Global Trends 2020

Spend, spend, spend − trouble on the financial horizon

Faced with uncertainity about the future, hedonistic ‘you only live once’ lifestyles are growing in appeal. People want both experiences and stuff. Today, now. It’s too easy to spend.

Contactless payments have surged and in Britain debit cards have overtaken cash as the most common form of payment.58 Over half of Millennials and Gen Z globally admit they overspend because of their smartphone. Easy access to credit, low interest rates and clever marketing are feeding an addiction to cheap money, with personal debt rising in many economies – in Britain by 11% from 2016 to 2018, far exceeding rises in income.59

Despite countless warnings, the International Monetary Fund, haunted by the past, fears that history is about to repeat itself as another global crash looms. The former head of the Bank of England has said the world economy is sleepwalking into a new financial crisis.60

What does our instashopping value mean for society and financial providers in particular? How can providers help their customers? Ultimately, to dodge this potential time bomb, people must take personal responsibility. But financial providers can help by educating and guiding customers, and not tempting them with short-term goals alone. Providers should act now. Avoid lecturing consumers, but offer support and systems to help them keep their spending in check, as well as planning for the future. Create products so people can modify, but not completely change their behaviour, and use reward systems that help consumers achieve the experiences they desire.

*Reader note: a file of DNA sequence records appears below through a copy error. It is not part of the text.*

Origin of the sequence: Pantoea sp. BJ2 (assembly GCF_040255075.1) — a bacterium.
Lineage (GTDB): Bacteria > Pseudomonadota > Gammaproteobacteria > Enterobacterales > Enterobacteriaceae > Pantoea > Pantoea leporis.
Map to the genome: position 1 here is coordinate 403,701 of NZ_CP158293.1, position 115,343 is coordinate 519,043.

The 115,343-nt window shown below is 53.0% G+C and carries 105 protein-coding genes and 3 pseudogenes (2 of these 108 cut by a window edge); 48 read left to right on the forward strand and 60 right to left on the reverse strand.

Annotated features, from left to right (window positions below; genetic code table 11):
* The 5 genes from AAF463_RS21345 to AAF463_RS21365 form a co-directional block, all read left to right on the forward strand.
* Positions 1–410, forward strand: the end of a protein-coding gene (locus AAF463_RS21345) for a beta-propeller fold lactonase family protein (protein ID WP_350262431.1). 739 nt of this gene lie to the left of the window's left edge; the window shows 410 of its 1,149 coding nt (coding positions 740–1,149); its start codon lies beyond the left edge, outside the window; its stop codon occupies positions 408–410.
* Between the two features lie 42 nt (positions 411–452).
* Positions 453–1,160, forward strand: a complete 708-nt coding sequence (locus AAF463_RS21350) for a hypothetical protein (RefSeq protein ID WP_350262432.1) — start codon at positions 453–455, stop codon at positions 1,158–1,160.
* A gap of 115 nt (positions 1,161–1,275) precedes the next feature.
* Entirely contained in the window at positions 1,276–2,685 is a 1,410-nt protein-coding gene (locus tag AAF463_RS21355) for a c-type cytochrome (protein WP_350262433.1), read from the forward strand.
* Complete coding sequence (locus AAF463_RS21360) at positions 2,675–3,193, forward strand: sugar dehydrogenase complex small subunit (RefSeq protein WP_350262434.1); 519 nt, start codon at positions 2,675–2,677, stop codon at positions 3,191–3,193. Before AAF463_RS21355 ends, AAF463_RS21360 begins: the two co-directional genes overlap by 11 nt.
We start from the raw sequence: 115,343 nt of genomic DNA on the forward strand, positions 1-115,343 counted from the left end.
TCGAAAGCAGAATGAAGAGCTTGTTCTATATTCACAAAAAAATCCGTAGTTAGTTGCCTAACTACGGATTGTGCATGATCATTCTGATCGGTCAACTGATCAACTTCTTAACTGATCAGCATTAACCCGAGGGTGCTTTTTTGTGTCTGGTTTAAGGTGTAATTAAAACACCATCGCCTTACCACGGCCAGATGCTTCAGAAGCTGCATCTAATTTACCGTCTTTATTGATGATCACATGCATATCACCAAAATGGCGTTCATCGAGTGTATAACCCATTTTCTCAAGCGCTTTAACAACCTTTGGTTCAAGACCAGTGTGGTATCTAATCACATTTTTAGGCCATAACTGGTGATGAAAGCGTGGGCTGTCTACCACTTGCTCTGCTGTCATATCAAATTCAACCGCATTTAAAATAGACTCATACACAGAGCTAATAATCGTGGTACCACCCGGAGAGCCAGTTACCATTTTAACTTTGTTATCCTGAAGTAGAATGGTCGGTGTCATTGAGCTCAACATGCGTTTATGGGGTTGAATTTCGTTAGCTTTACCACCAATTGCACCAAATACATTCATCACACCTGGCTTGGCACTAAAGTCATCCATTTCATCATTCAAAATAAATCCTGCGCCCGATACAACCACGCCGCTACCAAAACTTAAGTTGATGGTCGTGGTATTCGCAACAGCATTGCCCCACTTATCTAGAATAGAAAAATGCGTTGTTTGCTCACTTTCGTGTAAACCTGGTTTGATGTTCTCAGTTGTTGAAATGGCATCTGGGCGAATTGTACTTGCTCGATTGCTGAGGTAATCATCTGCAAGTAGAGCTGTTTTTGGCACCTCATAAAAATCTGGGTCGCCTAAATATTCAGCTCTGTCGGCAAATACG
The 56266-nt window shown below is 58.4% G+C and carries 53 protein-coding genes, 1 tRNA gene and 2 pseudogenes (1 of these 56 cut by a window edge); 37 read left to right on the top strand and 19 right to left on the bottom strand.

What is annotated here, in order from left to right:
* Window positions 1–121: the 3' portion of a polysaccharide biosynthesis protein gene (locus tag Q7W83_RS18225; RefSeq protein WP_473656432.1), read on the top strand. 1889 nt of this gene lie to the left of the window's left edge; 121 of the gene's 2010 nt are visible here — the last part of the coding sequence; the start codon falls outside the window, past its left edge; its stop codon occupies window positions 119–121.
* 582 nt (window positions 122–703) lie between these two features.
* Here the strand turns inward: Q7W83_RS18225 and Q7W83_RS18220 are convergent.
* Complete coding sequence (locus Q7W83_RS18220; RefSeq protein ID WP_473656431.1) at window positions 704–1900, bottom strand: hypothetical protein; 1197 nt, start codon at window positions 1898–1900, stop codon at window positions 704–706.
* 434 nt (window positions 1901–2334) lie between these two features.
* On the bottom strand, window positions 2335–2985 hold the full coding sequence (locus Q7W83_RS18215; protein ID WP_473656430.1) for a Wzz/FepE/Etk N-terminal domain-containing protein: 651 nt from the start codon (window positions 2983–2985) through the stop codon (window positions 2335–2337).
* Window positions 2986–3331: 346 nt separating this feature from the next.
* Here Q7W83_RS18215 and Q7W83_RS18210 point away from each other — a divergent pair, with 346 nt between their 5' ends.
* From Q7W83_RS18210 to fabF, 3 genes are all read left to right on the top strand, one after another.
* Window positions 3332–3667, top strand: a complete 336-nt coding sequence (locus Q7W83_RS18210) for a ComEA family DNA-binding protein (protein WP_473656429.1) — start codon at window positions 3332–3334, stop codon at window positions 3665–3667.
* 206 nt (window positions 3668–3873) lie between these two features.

To attract customers to these new products and services, providers need to be speaking to them via the right channels. Providers should embrace this love of online, and use it as a platform to spread educational and product messages to their customers.

Talking in the right language, using the relevant channels and promoting services that help people enjoy life now, while also preparing for the future, could soften the blow. It might not be easy, but it might not be too late.

To find out more, please contact:
john.banerji@ipsos.com
rebecca.stephens@ipsos.com

U.S. Universities accepting Duolingo English Test

With the suspension of traditional English proficiency tests in countries most affected by the coronavirus, a wave of US institutions are now accepting the results of the Duolingo English Test, either as stand-alone proof or as a supplement to other measures of English-language proficiency.

Source: https://thepienews.com/news/us-more-heis-accepting-the-duolingo-english-test-amid-uncertainty/

 

Zoom introduces new virtual background feature

As more people are using video conferencing software due to having to work from home, Zoom have introduced a series of playful backgrounds they allow people to pretend they are anywhere else.

Source: https://mashable.com/article/zoom-background-change-coronavirus-meetings/?europe=true